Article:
Note: This article has been updated with additional information and corrected to reflect the fact that councilman James Hill voted against the motion to approve a bulletproof-resistant window. An earlier version incorrectly indicated that the vote to approve the window was unanimous. It was actually 5-1.
Following a recommendation by the Borough of Hellertown’s workers compensation insurance carrier, council voted 5-1 Tuesday to pursue replacement of two standard sliding glass windows at the transaction counter inside the main entrance to Borough Hall with a bullet-resistant window.
Borough manager Cathy Hartranft told council the recommendation is at least partly because of incidents that have taken place in other communities, although she didn’t go into specifics.
The quote the borough has received for the new window is for a little more than $4,600, but $3,000 toward the cost will come in the form of a grant, she said.
The window will have a “pass-through” transaction slot, she added.
Councilman James Hill, who cast the lone vote against the window, said he doesn’t feel it is needed.
“As I see it, it is just a ‘feel good’ measure that will cost on the order of $4,650 of taxpayer money, and while it may placate the borough’s workers compensation insurance carrier, it would not protect borough employees in the event that they were the actual target objective of an active shooter,” Hill said in an email.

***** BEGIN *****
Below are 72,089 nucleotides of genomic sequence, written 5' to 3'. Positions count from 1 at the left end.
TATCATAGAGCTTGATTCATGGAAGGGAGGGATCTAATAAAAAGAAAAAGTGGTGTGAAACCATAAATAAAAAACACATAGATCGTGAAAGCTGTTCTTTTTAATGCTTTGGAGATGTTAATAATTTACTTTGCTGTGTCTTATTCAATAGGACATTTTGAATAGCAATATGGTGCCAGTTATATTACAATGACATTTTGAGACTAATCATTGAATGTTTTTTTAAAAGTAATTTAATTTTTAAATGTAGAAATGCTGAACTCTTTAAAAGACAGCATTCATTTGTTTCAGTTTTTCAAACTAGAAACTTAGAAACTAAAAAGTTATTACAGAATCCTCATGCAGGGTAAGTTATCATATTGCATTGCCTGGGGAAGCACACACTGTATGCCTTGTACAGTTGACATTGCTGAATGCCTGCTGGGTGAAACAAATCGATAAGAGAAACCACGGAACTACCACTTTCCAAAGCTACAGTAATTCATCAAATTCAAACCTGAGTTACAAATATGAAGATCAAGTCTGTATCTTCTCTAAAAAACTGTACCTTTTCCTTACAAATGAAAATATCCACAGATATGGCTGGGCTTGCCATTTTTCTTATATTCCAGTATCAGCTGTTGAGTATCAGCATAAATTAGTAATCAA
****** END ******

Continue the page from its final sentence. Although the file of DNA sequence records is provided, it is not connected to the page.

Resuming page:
“The existing window is adequate, it can open to allow for better interaction between the borough residents and their municipal government, it conveys a much friendlier atmosphere than bullet-resistant glass, and best of all it has already been installed and paid for,” he added.
Council also discussed installing a keyless entry system on the door next to the transaction counter; a door which leads to ground floor offices and the police department.
Vice president Phil Weber–who presided over the meeting because council president Tom Rieger was absent–said installation of a keypad on that door was discussed years ago but “it just never got done.”
He said it makes no sense to replace glass windows with bullet-resistant ones, but do nothing to improve the security at the adjacent access point.
If the borough’s insurer is recommending the change to a bullet-resistant window, he added, failure to implement the recommendation could leave the borough in a vulnerable position should something happen in the future.
Council also approved a motion to have staff research ways to better fortify the upstairs areas of Borough Hall–including the main council meeting room.
Staff is expected to report back to council with recommendations in about a month.
In other business at the meeting, council put the kibosh on a proposed ban on the use of brake retarders by trucks on Main Street.
The ban was proposed after a resident complained about the noise generated by the retarders, which are colloquially known as “jake brakes.”
Councilman John Bate reiterated his concern that banning the use of the speed reduction systems could present a safety issue, particularly for emergency vehicles such as firetrucks.
He agreed that jake brakes generally shouldn’t be needed on Main Street–which is relatively flat–but then commented, “you can’t teach stupid.”
“Main Street doesn’t need them, but I don’t want to punish the (truck drivers) who are running through here legally…,” he added.
Borough council’s next meeting will be held Monday, Feb. 1 at 7 p.m.